Yesterday, Aaron from Profit told me about his new Facebook application which provides in his words “a daily feed of non-technical content related to Oracle applications”; incidentally, Paul was in Profit a few months ago here and here. I had forgotten, since at the time these were published, we were up to our necks getting Mix ready for launch.
Aaron’s application reminded me that there are now several Oracle-themed applications available on Facebook. So, if you’re new to Facebook or if you’re already savvy and you want Oracle content baked right into your profile and news feed, here are some apps for you. Of course, you’ll need a Facebook account first, and if you’re on the fence, maybe this will be the push you need.
- Oracle Blogs
- Oracle Technology Network Headlines
- Profit: The Executive’s Guide to Oracle Applications
Eddie built the first two listed, and I’m sure he’s got more ideas on the way. Of course, if you really dig Oracle and not just the company, check out Oracle of Rock, which provides “advice in the form of quotes from rock songs” If you know of any others, let me know in comments, or as with the Oracle Tweeters list, feel free to start a wiki.
Speaking of which, Tim Hall, Andy C and Tim Dexter have all recently jumped (back) in to Twitter. Twitter’s signal/noise problem has been getting worse for me, so I’m going to start an experiment with Craig’s eventtrack. Because eventtrack aggregates all the tweets of anyone who sends the start command for a keyword, it could be used to create a stream of tweets.
For example, assume Tim wanted to aggregate and publish the tweets of his BIP pals on Twitter. They would each tweet @eventtrack start*bip to turn on tracking and then tweet as normal. Eventtrack then would aggregate all the tweets (on and off topic). To step out of the stream, all you would need to do is tweet the @eventtrack stop*bip command.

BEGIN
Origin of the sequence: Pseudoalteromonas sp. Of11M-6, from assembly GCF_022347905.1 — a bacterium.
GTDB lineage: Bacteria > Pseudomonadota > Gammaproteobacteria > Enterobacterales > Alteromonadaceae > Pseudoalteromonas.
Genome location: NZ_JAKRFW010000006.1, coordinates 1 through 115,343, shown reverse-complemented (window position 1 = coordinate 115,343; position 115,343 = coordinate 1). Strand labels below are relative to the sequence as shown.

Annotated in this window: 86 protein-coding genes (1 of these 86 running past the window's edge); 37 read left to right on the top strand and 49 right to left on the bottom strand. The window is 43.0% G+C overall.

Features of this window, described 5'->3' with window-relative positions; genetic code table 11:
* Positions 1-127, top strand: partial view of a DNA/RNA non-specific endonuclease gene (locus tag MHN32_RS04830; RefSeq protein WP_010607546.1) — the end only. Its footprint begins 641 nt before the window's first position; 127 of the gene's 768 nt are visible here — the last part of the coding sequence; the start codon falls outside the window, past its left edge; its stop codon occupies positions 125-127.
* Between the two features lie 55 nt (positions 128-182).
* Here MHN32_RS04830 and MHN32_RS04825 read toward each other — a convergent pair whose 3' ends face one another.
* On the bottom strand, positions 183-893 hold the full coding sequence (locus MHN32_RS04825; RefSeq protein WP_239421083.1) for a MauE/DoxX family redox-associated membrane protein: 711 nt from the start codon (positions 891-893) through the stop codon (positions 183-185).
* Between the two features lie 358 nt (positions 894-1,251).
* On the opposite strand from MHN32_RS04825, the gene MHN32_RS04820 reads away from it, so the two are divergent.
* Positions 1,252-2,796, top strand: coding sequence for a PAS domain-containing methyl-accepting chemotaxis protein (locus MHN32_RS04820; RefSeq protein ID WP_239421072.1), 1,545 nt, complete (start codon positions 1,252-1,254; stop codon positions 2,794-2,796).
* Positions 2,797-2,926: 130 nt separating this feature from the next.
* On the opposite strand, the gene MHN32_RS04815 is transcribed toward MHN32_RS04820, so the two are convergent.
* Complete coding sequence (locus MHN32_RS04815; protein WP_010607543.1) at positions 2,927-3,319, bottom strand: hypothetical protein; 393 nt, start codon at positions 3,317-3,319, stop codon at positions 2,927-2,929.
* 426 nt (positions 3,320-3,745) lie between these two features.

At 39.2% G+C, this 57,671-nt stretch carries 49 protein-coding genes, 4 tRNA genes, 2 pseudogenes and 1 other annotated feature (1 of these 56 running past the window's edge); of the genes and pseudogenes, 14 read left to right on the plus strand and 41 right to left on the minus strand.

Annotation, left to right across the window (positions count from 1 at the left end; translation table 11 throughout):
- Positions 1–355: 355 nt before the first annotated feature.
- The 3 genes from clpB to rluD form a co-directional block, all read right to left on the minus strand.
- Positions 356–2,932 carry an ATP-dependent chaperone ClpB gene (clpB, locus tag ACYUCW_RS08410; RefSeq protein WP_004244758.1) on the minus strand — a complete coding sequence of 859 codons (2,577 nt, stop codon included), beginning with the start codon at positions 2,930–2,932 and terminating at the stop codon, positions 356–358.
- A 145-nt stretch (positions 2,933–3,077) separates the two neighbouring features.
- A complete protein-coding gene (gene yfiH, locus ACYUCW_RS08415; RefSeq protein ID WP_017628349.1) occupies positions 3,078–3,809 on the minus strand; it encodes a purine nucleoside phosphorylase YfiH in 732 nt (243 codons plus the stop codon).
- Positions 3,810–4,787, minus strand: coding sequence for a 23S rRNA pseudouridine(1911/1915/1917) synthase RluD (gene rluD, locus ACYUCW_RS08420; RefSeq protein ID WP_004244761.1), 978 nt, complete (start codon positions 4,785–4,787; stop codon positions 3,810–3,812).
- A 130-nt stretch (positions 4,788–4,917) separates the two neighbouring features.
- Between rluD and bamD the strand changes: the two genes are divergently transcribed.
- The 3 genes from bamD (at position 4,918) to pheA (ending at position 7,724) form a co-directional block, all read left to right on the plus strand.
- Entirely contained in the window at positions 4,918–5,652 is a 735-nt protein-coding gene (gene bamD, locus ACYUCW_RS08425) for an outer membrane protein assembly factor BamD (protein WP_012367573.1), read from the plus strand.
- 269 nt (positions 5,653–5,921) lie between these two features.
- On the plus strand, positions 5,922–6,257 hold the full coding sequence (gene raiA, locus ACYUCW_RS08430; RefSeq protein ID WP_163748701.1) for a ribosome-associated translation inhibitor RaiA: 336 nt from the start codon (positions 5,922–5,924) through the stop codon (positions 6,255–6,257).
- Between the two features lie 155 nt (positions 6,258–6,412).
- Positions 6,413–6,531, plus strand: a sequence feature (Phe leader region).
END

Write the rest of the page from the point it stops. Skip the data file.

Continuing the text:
The advantage here is that eventtrack publishes a feed of all the tweets; check out the oow stream, which is still going, albeit not on purpose. Craig also aggregates photos, videos, presentations, events and bookmarks for a given “tag”. Up to now, eventtrack has been used for events (natch), but a never-ending stream of tweets on a given product could be a great support and information resource. Dan blogged a sweet example of this earlier this week.
One limitation for now is that eventtrack can only track your tweets in one stream at a time. So, choose wisely, or bounce around and try a few. So, anyone interested, give it a try and report your finding here. I’ll probably start with a non-Oracle stream to get a feel for how it will go.
FYI Craig works on eventtrack in his spare time, so it’s not production. I checked with him in advance to make sure this type of use wouldn’t crush his bandwidth. Looks good for now, and he seemed excited to get a load-test of eventtrack. Or maybe that was pain meds for his broken rib talking, ouch.
Oracle has a similar band of bloggers and social networkers and one area they seem to be more innovative then Microsoft is their use of Twitter – or at least they’re more visible and organised.
Nice to hear.